On the front face are three colored vertical lights on the extreme right; just to their left is a volume control, and to the left of it is a recessed panel with five toggle switches, two of which are further recessed. The leftmost of the two recessed switches controls overall gain; the upper position is low-gain, which is recommended when the Overdrive is connected directly to an amp. The lower position is high-gain, which is recommended for use when directly driving an amp which itself drives low efficiency speakers, or when connected to a line-level preamp. For the review I used my Miracle Audio Divinitive XR preamp between the Overdrive and my amps, and thus used the high gain position. The rightmost recessed switch selects between volume control (up position) and line out (down position). Because I controlled volume with the Divinitive XR preamp, I used this switch in the down position, thereby bypassing the Overdrive’s volume control.
Regarding the three “main” toggle switches: the rightmost switch selects input (USB, I2S, and S/PDIF); the middle switch selects between low, medium, and high frequency roll-offs (per Steve’s recommendation, I used this in the high frequency position); and the leftmost switch is a de-emphasis switch which reduces harshness on some older recording with pre-emphasis; I did not enable this function.
The design criteria for the Overdrive DAC include the following:
- Low jitter Clocks
- Low jitter 192 Async USB interface module
- Ultra-Simple pure Class-A analog Path
- a single stage to do I/V conversion, analog filtering, gain and output drive.
- D/A Volume Control
- Ultra-Linear Output Stage
- Fully Balanced Analog Path
- A large number of Black-Gate electrolytic capacitors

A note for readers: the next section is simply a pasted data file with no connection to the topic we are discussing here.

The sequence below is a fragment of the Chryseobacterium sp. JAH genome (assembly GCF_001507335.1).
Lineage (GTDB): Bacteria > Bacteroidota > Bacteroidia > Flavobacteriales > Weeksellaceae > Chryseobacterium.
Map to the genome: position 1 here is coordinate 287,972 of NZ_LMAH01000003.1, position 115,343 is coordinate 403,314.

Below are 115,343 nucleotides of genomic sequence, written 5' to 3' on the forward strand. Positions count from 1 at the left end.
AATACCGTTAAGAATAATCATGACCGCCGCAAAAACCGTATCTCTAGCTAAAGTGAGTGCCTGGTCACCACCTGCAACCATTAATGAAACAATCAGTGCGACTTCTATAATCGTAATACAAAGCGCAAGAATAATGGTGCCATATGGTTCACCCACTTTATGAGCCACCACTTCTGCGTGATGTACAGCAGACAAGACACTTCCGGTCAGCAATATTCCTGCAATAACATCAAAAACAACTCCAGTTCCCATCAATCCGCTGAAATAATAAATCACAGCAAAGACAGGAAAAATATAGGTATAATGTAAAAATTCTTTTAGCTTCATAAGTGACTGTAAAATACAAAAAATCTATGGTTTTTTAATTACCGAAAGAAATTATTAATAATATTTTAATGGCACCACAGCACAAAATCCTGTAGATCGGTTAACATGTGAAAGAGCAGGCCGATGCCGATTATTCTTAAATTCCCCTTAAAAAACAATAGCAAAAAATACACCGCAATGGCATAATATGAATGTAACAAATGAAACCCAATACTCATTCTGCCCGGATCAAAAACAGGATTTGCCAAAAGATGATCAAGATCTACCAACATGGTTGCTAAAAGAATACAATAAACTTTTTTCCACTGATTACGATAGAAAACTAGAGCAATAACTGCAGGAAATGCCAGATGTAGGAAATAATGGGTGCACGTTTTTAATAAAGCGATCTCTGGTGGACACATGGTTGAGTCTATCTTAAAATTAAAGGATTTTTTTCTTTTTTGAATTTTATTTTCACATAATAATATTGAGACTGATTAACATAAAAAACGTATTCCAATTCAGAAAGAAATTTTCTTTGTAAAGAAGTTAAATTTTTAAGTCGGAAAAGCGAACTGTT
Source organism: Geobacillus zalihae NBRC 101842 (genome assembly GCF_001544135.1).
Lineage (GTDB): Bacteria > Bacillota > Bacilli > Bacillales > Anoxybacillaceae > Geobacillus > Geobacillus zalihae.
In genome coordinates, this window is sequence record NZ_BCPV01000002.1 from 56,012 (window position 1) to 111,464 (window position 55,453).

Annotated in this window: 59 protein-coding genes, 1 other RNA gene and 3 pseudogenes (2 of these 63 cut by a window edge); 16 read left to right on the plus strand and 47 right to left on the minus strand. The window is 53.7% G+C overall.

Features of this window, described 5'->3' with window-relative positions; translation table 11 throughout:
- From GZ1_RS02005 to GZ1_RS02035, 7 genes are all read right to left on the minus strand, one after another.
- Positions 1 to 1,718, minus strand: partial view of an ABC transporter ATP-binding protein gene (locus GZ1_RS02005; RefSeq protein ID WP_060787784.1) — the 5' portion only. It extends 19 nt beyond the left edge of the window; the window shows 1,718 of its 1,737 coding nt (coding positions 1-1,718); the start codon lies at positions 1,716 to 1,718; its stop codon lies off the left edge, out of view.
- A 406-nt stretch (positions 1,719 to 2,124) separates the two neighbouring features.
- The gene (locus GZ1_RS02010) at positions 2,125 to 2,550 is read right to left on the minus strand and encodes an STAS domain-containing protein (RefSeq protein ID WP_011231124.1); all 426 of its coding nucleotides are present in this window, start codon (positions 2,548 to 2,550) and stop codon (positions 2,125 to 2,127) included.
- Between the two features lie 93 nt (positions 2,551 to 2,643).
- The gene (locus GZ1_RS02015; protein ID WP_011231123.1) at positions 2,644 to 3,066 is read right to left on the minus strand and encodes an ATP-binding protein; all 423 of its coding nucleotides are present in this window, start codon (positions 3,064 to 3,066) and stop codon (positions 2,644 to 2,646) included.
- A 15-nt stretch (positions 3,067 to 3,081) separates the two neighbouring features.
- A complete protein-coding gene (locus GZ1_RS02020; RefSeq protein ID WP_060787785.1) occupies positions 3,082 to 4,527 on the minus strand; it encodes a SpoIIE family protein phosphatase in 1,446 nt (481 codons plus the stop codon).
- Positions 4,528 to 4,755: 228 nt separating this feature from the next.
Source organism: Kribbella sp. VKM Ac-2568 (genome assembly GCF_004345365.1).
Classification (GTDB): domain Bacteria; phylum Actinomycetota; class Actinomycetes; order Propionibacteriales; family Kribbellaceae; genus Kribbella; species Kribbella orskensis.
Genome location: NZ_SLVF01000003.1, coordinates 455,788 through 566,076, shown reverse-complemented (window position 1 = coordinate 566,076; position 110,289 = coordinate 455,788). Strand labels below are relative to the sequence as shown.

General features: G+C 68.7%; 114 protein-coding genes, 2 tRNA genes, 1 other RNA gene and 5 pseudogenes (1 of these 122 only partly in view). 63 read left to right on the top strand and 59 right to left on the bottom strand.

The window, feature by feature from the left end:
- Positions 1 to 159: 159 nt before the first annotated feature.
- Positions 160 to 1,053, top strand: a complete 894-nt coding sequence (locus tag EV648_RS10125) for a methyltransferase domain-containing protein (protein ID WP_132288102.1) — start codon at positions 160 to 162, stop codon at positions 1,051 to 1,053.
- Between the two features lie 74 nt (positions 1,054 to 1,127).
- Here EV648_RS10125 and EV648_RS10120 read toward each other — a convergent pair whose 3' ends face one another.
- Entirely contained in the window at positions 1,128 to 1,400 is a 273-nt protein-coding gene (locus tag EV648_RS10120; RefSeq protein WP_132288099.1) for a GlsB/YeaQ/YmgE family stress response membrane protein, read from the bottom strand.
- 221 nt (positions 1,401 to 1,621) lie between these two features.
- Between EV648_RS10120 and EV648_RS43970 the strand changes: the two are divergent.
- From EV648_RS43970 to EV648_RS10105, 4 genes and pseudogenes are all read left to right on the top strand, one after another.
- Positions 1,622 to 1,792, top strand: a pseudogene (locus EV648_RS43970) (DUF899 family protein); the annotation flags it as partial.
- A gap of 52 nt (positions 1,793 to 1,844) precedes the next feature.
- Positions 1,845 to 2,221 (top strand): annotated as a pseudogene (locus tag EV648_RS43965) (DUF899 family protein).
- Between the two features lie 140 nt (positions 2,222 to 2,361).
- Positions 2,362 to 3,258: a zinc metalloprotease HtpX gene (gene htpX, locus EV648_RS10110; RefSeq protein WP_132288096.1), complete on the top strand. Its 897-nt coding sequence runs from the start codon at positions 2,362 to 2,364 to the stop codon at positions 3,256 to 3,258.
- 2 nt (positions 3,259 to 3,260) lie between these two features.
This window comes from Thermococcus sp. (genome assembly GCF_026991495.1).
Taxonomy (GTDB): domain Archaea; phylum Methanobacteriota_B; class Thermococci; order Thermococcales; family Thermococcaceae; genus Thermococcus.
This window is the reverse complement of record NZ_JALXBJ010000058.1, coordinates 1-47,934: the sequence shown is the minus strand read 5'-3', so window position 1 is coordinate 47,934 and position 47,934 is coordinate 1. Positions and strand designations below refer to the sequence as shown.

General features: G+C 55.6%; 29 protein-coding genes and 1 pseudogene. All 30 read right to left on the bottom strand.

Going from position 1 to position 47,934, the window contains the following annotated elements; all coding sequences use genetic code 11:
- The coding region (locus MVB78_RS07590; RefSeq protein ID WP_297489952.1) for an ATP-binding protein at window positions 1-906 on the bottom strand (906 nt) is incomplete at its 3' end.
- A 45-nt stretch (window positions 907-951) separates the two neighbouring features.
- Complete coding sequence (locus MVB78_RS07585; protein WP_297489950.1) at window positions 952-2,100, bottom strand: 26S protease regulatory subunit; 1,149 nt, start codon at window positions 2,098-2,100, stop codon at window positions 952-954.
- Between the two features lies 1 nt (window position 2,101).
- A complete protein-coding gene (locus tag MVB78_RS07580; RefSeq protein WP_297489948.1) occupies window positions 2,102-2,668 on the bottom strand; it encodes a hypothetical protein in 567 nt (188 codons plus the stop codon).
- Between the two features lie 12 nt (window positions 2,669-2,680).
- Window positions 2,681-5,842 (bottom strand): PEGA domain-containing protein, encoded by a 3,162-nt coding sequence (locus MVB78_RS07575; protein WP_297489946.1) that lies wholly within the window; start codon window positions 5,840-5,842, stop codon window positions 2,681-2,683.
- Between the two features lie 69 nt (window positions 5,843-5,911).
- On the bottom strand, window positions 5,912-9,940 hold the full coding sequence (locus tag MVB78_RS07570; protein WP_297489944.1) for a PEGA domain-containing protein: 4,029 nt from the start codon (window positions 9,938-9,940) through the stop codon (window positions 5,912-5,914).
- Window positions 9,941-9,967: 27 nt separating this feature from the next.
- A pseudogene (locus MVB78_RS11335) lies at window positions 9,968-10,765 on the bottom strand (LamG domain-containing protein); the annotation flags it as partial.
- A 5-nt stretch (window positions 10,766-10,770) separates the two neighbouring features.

- Optimized power supply, including extensive use of Hynes regulators
The Company One Keeps
To ensure that I had a good source, Steve included a Mac Mini with Hynes Power supply, running Amarra software (which works with iTunes). The hard drive contained a wealth of terrific music, which I used along with some of my own music for the review. On the last day of the review I inadvertently deleted all of Steve’s Playlists. I already apologized to him, but would like to do so again. Sorry Steve. I will try to be more careful next time.
Toward the end of the review I retuned Steve’s computer to him (minus his playlist; sigh) and used my own Mac Mini, with a brand-spanking new Kaia Power Supply from Ryan Mintz of Core Audio Technologies (http://www.coreaudiotechnology.com/kaia-linear-power-supply), running Amarra. I downloaded the necessary driver from Steve’s website.
As an aside, with my previous PC-based HAL MS-1 computer server running JRiver, I was unable to detect a sonic difference between FLAC and WAV files. However, with my Mac Mini/Kaia Power Supply running Amarra, WAV files were noticeably superior to FLAC. There are too many variables involved for me to be able to explain the discrepancy. However, the difference was sufficient such that with the new setup, I will be switching to WAV.
Amplification was via a Miracle Audio Divinitive XR preamp , feeding Merrill Audio Veritas monoblock amplifiers. Speakers were the Lawrence Audio Double Bass speakers which were in for review, the Sadurni Acoustic Staccato horn speakers (review forthcoming), as well as my Gallo Reference 3.5s. Cabling was entirely from Merrill Audio.